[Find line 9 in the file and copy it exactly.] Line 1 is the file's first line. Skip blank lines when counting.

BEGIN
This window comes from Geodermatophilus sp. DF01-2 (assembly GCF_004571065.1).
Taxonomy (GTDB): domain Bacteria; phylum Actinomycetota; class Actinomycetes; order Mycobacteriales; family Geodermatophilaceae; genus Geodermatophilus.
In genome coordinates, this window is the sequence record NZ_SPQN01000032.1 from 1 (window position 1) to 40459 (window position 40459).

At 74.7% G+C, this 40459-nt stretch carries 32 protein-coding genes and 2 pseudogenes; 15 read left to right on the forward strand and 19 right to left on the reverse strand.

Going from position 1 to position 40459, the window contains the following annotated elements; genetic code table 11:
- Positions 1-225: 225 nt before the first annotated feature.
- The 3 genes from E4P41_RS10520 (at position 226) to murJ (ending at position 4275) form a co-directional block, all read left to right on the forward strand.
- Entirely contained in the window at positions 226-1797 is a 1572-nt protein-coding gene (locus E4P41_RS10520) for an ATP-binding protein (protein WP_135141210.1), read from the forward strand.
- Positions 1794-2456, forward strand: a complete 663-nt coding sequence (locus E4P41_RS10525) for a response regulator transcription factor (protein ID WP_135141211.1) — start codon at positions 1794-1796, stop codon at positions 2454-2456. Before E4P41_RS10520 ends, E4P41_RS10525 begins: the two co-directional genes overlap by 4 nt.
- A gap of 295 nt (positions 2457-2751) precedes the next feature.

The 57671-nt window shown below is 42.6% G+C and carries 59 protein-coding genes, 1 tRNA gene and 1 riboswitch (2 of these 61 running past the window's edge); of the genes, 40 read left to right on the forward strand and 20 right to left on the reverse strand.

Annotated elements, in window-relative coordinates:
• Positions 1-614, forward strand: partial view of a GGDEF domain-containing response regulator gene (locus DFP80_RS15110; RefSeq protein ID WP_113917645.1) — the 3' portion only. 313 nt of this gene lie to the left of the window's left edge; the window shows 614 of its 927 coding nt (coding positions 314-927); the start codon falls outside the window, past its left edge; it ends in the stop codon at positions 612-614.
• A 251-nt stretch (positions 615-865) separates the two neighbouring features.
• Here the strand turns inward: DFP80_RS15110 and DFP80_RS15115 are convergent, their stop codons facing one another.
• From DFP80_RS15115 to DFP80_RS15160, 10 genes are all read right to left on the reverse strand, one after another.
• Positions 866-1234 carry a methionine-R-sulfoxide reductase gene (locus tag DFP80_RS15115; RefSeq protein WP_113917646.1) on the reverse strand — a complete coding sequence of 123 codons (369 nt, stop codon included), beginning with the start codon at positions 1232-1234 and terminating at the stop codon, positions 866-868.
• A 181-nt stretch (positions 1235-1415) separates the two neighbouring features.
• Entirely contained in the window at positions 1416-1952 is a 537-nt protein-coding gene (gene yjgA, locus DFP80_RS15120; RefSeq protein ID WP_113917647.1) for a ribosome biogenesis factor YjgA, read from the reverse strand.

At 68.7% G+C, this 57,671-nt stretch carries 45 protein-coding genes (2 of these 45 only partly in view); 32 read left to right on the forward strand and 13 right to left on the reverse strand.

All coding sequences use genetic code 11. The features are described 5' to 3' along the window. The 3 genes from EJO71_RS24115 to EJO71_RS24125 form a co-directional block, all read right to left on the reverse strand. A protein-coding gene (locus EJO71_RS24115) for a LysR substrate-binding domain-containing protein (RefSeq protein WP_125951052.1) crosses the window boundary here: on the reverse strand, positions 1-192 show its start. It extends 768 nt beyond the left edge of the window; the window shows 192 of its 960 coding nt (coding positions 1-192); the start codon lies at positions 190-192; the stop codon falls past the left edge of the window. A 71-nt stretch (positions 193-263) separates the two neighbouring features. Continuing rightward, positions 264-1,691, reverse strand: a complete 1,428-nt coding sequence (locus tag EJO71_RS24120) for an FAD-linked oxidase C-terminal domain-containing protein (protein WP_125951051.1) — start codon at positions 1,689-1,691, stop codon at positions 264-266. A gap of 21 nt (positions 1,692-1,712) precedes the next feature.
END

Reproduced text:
- Positions 1794-2456, forward strand: a complete 663-nt coding sequence (locus E4P41_RS10525) for a response regulator transcription factor (protein ID WP_135141211.1) — start codon at positions 1794-1796, stop codon at positions 2454-2456. Before E4P41_RS10520 ends, E4P41_RS10525 begins: the two co-directional genes overlap by 4 nt.